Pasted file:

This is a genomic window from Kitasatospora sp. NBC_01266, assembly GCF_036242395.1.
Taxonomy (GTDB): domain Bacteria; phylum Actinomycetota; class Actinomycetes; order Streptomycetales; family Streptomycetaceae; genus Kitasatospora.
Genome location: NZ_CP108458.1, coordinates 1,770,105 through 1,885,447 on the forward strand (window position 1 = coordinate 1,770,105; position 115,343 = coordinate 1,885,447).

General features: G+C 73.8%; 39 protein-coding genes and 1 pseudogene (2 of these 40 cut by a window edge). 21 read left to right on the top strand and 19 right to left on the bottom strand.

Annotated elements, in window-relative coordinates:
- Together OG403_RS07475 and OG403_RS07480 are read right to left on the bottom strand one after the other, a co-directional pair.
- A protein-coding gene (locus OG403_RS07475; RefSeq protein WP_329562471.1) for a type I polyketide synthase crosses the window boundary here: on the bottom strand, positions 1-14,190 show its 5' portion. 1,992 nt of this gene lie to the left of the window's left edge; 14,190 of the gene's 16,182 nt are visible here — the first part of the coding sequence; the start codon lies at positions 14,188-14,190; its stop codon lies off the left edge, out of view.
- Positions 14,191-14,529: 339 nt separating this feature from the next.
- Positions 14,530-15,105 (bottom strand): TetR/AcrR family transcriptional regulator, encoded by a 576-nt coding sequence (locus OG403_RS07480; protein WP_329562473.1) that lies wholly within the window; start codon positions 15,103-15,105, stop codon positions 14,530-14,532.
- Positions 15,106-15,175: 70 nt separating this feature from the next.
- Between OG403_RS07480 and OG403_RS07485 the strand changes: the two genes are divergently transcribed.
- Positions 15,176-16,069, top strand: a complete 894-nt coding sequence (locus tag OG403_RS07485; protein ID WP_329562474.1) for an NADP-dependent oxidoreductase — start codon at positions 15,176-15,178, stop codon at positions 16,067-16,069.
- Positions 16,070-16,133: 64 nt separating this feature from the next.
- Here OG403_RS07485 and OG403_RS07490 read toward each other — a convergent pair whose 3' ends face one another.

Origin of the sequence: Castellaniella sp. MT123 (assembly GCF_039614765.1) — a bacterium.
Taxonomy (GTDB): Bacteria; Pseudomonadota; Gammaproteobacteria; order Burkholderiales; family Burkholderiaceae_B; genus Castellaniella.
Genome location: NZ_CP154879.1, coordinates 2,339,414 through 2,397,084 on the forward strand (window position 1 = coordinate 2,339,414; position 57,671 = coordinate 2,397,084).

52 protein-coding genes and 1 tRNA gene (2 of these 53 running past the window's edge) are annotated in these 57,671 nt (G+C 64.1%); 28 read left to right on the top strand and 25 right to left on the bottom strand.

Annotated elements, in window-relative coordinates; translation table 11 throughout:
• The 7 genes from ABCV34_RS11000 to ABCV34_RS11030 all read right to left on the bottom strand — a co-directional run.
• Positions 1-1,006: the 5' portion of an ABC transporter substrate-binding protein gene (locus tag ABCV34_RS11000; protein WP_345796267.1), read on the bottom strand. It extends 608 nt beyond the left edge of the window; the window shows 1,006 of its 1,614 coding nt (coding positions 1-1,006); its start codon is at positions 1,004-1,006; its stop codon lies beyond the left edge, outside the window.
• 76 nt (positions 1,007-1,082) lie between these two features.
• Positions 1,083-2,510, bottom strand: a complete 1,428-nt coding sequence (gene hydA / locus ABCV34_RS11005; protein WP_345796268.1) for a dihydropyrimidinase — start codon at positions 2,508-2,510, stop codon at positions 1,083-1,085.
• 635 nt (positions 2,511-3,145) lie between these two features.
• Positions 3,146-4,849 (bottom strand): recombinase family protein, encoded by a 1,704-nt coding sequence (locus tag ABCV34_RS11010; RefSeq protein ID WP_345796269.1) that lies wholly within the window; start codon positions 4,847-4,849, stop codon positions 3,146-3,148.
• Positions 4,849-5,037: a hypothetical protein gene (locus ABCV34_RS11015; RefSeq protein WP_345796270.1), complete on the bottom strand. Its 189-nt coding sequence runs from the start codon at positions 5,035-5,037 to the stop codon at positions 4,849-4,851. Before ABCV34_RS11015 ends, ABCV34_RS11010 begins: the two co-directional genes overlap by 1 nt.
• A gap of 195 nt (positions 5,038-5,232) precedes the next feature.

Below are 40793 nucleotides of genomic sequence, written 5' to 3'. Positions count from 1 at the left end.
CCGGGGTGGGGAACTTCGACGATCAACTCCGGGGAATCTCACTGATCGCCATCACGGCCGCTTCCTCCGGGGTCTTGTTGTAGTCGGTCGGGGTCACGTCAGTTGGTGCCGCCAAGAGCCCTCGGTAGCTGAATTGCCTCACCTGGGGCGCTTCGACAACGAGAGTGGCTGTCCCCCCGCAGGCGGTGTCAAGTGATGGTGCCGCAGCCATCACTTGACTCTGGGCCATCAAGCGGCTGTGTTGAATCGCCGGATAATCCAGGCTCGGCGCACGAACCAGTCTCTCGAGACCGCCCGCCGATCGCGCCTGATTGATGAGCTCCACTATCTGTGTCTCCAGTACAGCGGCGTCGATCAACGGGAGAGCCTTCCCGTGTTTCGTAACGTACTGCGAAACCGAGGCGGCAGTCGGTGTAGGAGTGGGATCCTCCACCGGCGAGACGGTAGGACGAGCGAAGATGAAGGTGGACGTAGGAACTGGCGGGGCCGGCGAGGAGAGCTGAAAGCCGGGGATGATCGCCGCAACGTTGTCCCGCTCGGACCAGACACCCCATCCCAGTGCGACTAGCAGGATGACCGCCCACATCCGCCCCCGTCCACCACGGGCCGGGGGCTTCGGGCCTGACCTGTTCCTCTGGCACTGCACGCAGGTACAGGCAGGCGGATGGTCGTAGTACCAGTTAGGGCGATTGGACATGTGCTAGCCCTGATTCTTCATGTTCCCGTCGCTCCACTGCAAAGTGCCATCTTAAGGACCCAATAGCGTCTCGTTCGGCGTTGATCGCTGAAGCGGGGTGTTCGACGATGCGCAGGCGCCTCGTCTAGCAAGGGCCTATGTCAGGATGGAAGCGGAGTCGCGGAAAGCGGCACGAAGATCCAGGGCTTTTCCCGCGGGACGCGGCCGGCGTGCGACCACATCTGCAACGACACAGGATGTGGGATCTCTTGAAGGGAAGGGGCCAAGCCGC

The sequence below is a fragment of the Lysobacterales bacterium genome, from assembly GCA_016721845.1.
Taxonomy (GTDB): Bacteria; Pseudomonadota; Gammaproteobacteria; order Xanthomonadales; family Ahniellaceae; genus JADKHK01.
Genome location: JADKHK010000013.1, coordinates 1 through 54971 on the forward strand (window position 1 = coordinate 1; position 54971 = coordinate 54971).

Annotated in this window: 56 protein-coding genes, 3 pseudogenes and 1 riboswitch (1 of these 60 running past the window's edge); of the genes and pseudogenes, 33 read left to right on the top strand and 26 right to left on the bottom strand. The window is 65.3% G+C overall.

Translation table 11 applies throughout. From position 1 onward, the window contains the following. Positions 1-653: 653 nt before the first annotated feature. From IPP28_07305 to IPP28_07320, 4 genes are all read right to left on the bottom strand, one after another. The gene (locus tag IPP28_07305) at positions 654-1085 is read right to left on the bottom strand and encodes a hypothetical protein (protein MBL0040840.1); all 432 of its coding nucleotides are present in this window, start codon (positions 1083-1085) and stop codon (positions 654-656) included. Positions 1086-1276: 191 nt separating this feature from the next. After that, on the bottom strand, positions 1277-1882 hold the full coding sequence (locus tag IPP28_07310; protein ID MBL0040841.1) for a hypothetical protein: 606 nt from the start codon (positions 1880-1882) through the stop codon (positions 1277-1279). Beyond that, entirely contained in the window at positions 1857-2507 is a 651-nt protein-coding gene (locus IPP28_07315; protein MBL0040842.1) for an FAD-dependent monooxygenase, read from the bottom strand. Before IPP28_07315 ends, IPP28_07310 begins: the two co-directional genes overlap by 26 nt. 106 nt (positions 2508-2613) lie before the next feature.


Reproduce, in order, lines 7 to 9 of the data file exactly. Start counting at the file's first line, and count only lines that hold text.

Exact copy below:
- A protein-coding gene (locus OG403_RS07475; RefSeq protein WP_329562471.1) for a type I polyketide synthase crosses the window boundary here: on the bottom strand, positions 1-14,190 show its 5' portion. 1,992 nt of this gene lie to the left of the window's left edge; 14,190 of the gene's 16,182 nt are visible here — the first part of the coding sequence; the start codon lies at positions 14,188-14,190; its stop codon lies off the left edge, out of view.
- Positions 14,191-14,529: 339 nt separating this feature from the next.
- Positions 14,530-15,105 (bottom strand): TetR/AcrR family transcriptional regulator, encoded by a 576-nt coding sequence (locus OG403_RS07480; protein WP_329562473.1) that lies wholly within the window; start codon positions 15,103-15,105, stop codon positions 14,530-14,532.